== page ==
Some details to consider before choosing what type of tub you want include knowing your hot water heater’s capacity, finding the location of the plumbing and drains, and considering how much weight your bathroom floor can withstand. If these tasks sound overwhelming, it may be time for you to call a professional remodeler!


Installation Styles  

Personal preferences and the amount of space in your bathroom determine which of these tub installation styles would be best for your remodeling project:

  • Drop-in: Drop-in tubs are one piece that is “dropped” into place within a surround or deck (a separate expense to account for in your selection process). Another version of this tub is the undermount or sunken tub, which is installed at floor level with a hidden lip.
  • Alcove: These tubs are usually surrounded by 3 walls and often combined with wall-mounted showers, which may be the best option for a smaller space.   
  • Corner tubs: As the name implies, these tubs nestle in your bathroom’s corner to preserve space. The open side can be rounded, with angles or flat. Great for soaking tubs and 1 or 2 bathers. 
  • Freestanding soaking tubs and clawfoot tubs: Depending on your preferences, these types of tubs are generally coveted. Soaking tubs are deeper because they’re designed for sitting and soaking. Faucets or tub-fillers may be separate and mounted into the floor. Without the need for walls nearby, freestanding tubs can make excellent centerpieces in a new bathroom, especially when they are beautifully made.


Material Selection

There are various materials you can choose when selecting your tub. Fiberglass, acrylic, and porcelain are budget-friendly, but enameled cast iron or steel tubs are almost indestructible, albeit incredibly heavy. There are newer materials available, such as stone composites, but some of the most gorgeous and unique tubs are made of copper, wood, or stone! The latter three options can be more expensive, but they are absolute works of art. A copper tub is breathtaking and low maintenance and copper is also intrinsically antibacterial. A copper tub will withstand the test of time unlike wood, which requires frequent sealing and degrades over time.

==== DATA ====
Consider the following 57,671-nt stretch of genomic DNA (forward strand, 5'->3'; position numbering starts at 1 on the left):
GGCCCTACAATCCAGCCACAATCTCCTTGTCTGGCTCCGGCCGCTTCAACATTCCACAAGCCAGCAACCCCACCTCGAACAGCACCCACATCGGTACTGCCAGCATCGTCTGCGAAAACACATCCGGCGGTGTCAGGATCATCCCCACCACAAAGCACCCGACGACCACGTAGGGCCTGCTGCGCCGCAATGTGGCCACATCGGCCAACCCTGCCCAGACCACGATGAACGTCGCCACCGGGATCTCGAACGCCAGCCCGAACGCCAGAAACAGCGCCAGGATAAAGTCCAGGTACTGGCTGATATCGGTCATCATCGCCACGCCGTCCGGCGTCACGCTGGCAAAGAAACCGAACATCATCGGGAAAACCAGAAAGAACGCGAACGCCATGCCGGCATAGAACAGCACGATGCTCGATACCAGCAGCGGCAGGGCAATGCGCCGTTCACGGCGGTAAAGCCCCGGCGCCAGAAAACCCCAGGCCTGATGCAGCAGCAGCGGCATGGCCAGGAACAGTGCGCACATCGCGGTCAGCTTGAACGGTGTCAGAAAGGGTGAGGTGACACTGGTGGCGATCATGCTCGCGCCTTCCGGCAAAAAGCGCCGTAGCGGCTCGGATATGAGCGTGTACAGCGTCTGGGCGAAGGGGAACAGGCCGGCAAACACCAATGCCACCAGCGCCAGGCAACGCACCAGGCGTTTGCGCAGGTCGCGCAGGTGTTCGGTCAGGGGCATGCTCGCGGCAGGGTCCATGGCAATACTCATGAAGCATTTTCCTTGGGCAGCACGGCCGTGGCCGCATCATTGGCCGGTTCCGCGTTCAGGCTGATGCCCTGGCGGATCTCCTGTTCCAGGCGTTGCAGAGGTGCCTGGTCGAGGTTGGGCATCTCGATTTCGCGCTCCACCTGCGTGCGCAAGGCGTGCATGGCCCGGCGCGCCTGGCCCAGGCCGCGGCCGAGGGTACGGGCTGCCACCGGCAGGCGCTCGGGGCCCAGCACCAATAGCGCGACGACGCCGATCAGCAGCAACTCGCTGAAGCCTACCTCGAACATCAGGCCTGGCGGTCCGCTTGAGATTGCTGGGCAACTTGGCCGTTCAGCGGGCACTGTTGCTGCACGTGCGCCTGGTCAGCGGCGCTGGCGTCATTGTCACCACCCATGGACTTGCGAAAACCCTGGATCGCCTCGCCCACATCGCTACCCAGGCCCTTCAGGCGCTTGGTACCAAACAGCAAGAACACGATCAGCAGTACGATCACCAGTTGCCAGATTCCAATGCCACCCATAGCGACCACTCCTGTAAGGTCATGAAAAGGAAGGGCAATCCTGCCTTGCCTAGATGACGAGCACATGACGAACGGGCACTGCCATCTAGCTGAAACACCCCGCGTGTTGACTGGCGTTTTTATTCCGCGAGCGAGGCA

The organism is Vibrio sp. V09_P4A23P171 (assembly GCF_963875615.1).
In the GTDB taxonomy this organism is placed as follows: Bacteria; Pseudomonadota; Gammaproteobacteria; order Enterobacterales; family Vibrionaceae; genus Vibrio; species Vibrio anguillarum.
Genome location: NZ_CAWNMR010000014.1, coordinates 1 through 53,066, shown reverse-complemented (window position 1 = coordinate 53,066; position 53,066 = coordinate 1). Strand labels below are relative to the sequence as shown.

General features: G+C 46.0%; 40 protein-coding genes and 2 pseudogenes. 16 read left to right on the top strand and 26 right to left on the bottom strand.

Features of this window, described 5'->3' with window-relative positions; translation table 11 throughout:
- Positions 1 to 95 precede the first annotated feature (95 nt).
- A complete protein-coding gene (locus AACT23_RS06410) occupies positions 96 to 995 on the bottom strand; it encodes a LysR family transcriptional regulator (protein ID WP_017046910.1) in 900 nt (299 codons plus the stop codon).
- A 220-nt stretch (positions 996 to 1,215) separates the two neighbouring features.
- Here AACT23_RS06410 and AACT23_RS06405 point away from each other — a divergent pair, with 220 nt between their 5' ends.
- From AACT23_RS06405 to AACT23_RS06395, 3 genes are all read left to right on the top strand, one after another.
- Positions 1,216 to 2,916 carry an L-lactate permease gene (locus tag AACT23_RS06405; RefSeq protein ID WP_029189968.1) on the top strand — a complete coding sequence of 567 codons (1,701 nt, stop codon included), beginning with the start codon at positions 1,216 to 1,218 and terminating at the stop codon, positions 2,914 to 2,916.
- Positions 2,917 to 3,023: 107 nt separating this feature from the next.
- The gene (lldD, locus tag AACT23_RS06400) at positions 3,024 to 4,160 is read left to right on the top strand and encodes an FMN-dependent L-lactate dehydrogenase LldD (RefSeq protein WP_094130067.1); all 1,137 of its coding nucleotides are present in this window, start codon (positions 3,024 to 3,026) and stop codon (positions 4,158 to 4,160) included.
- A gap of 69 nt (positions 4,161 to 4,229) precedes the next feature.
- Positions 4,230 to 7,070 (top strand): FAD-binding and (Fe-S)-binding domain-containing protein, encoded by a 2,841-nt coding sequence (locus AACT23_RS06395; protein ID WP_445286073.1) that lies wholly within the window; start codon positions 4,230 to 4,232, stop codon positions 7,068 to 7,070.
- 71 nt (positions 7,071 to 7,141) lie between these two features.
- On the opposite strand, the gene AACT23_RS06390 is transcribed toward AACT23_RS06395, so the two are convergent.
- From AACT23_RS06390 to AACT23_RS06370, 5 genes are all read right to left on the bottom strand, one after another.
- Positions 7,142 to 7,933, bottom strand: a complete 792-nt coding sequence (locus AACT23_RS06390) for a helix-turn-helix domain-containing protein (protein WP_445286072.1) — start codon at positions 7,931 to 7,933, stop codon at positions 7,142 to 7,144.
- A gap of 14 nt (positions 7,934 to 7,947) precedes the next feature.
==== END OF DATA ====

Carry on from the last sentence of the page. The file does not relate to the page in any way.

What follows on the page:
ADB’s Role: A Credible, Reliable and Trustworthy Partner

While remodeling your bathroom, Atlanta Design & Build can accommodate whichever style of tub best suits you! We recently received an Accredited Remodeling Company designation from the National Association of the Remodeling Industry. We are one of a handful of companies nationwide and the FIRST in the state of GA to have achieved this great recognition. NARI’s ARC accreditation signifies a standard of quality homeowners can trust to professionally handle your remodeling project needs.   

Enjoy these photos of some particularly gorgeous tubs we have installed. If you are ready to start your project, give us a call today!

 

Maintaining Atlanta Design & Build’s Core Commitments: Our Clients and Our Team

At Atlanta Design & Build we pride ourselves not only on our commitment to enriching our clients’ lives, but also enriching the lives of our team of employees. In order to provide our clients with life-changing services, we employ construction industry professionals who are always striving to learn more about their craft. This is one reason we appreciate The Cutting Edge: Remodeling Education Expo hosted annually by the Atlanta chapter of the National Association of the Remodeling Industry (NARI).